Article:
- 1¾ cups cassis
- scant 1 cup water
- 1 onion, quartered
- 3 garlic cloves, halved
- 1 strip of lemon peel, about ¾ inch wide and 3 inches long
- 8 peppercorns
- 2 bay leaves
- ½ teaspoon dried thyme
- 3 strong licorice candies, either hard or chewy, or 2 teaspoons licorice syrup
- good, fatty pork belly weighing 3¼ to 3¾ pounds, rind removed
- 2 cups frozen black currants
- 2 teaspoons red wine vinegar
- 2 tablespoons mustard powder
- plenty of sea salt flakes To serve
- salad leaves
- red wine vinegar
- sea salt flakes and freshly ground black pepper
- olive oil
- boiled potatoes
- Dijon mustard
- red onion
- The pork belly was a present for a weekend invitation and the bottle of cassis happened to have been rolling around in the trunk of my car for quite some time. My sister’s freezer was crammed with black currants and her kitchen has a large inglenook fireplace. Given the choice I would always prefer to cook over wood than on a stove. So there you have it! Good things come from a little snoop around in the freezer, a quick scout of the surroundings, and a vague knowledge of what lurks in a messy car. Pour the cassis and water into a large saucepan and lay the pork belly in it. Around the pork add the onion, garlic, lemon peel, peppercorns, bay leaves, thyme, and licorice.
- Put the pan on the stove and bring the liquid up to a gentle wobble, and then cover the pan with some doubled-over foil. Close it up around the edges, leaving one or two little airholes here or there. This will allow the meat to steam while bringing up the temperature to a simmer. Cook the pork like this for 2 to 2½ hours. It should be tender to a deep prod with a knife, but on no account should it be falling apart. Remove the meat from the pan and let cool. The sauce should be the consistency of cough medicine. Pour the frozen black currants into the pan, bring the sauce back to a simmer, and, when hot, press all the currants with a potato masher.
- Put the onion quarters from the sauce into a nonreactive bowl and press the rest of the sauce through a sieve on top of the onions. Stir in the vinegar and let cool.
- Light the charcoal on your barbecue—only when the embers appear whitish gray and orange are they ready to cook on.
- In the meantime, divide the pork into 2 pieces. Scatter the mustard over your work surface along with plenty of salt. Roll the pork in it.
- Using a pastry brush or a new paintbrush, slap the black currant lacquer over one side of each piece of pork and lay it, painted-side down, over the coals. Paint the unpainted side now. Slap some around the edges and ends too. When the side that’s cooking appears to be blistered and charring, turn it over and brush with more sauce.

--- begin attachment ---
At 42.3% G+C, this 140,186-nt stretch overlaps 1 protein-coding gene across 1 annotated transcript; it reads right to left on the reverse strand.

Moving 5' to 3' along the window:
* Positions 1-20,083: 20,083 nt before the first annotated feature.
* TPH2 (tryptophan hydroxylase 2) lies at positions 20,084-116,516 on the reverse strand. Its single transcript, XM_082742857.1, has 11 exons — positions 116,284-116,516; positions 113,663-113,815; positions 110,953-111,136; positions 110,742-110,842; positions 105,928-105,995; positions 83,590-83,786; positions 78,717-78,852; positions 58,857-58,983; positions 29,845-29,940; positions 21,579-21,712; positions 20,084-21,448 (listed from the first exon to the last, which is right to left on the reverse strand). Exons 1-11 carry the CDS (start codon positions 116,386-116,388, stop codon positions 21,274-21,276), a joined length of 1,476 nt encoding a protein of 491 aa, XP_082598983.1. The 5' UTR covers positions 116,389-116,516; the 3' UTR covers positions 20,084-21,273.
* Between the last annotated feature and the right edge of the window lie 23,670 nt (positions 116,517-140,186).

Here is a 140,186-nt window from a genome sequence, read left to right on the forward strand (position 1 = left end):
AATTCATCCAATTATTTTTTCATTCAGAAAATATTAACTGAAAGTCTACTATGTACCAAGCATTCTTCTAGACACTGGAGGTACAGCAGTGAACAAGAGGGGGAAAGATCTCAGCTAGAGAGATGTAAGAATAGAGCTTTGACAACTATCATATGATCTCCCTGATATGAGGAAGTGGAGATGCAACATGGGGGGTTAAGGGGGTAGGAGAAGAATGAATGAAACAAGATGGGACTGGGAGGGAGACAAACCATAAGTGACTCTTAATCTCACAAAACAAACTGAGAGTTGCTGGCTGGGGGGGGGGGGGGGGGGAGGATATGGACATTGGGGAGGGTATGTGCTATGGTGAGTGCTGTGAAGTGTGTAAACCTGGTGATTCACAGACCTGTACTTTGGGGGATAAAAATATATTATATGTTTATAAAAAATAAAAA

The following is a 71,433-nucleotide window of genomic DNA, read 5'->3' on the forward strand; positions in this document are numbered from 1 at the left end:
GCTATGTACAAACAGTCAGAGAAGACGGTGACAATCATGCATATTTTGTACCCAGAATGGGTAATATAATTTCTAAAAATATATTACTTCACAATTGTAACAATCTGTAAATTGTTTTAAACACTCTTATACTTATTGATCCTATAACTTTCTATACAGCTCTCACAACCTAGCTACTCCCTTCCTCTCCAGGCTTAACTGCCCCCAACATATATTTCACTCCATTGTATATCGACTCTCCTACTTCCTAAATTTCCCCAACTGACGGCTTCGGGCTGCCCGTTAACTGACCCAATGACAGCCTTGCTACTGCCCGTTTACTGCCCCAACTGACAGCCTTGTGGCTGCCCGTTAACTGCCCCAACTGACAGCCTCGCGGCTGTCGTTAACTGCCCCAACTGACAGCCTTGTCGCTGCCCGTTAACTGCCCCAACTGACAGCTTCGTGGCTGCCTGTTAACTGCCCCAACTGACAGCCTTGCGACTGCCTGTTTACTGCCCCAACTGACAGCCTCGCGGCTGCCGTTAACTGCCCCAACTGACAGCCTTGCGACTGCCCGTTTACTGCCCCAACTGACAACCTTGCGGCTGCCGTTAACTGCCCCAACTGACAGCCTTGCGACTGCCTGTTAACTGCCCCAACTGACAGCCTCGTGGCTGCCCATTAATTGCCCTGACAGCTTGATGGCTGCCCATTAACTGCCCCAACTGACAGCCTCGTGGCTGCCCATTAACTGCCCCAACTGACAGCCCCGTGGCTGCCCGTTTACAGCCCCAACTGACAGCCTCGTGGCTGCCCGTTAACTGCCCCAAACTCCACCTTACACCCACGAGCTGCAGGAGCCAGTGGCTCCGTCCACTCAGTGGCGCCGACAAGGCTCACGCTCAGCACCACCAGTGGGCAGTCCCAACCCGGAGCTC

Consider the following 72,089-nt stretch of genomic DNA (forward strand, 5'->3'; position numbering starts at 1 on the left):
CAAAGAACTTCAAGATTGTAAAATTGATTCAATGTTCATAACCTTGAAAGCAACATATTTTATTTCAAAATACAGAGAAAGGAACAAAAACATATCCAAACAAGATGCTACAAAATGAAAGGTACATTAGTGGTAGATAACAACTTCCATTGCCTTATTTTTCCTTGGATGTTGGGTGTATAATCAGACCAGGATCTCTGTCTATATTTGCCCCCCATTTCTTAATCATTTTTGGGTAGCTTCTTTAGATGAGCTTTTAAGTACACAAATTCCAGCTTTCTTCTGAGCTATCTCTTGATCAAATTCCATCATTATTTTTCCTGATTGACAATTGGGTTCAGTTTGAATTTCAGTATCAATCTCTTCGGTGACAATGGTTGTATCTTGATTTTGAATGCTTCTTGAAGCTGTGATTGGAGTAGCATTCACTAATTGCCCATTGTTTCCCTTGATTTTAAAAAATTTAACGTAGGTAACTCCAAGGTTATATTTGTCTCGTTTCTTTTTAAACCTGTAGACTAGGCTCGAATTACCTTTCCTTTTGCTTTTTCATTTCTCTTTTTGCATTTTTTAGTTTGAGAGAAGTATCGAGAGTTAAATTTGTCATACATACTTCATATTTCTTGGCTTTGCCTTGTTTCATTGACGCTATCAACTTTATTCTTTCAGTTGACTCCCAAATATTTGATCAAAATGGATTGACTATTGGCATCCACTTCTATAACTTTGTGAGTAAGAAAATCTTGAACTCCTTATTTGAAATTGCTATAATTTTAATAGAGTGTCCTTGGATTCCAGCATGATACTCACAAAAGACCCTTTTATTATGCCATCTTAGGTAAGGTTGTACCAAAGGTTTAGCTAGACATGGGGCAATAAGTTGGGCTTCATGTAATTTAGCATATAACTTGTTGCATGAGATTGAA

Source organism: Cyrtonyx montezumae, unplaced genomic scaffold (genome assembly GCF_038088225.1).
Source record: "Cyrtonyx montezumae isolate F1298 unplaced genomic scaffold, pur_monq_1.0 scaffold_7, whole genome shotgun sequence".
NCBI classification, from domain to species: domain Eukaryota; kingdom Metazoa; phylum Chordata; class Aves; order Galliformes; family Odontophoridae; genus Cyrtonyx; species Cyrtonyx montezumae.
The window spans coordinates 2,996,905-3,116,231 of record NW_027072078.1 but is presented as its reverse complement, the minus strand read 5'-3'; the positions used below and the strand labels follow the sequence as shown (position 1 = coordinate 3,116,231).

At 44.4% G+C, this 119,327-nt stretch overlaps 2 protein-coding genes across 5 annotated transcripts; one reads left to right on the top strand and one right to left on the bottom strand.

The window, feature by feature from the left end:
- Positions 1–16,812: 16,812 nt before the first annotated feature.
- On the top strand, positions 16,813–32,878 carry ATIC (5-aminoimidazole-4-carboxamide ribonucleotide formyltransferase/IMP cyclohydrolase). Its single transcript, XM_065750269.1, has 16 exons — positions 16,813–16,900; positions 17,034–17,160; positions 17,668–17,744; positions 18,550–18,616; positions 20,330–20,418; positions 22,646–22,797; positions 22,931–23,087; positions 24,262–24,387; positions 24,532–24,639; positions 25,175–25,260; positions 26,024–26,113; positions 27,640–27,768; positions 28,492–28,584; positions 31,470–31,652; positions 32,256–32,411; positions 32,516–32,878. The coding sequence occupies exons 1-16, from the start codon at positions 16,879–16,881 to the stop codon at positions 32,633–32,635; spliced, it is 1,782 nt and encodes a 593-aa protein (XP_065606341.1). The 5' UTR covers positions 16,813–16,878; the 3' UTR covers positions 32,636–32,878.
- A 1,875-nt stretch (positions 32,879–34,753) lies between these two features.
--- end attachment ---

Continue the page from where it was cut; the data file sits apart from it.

- Repeat the brushing and turning stages until all of the sauce has been used up. Occasionally give the pork another good sprinkle of salt. Remember, too, that the sides of the pork will need attention with painting and charring, so stand them on their narrow sides to do so.
All in all, the 2 pieces of belly want to cook for about 20 minutes over the embers, and by the time they are ready they should have built up many layers of sticky, charred, crusty, oozy, and glistening deliciousness.
Very good eaten with a salad of mustardy leaves, which you have sharply dressed with lemon, red wine vinegar, salt, and oil. I also like to accompany the pork with boiled potatoes, cooked to the point that they are crumbly at the edges, then mixed with Dijon mustard, capers, butter, minced raw red onion, salt, and pepper.
More from Hog:• Asian-Style Pork Rib Recipe • Bacon Salt Recipe
Reprinted with permission from Hog: Proper Pork Recipes from the Snout to the Squeak by Richard H. Turner and published by Octopus Publishing, 2015.
Hog (Octopus Publishing, 2015), is a 352-page love letter to all things porcine, featuring more than 150 proper pork recipes from the snout to the squeak. Author Richard H. Turner, Hawksmoor executive chef and founder of Meatopia UK, is a man who loves and respects pigs deeply. Turner provides industry expertise and features guest contributions from a host of international chefs and cooks. With features on everything from the most relevant of the 200 breeds developed to pastoral piggery, butchery, buying pork and more, everything you could possibly want in a pork cookbook is here.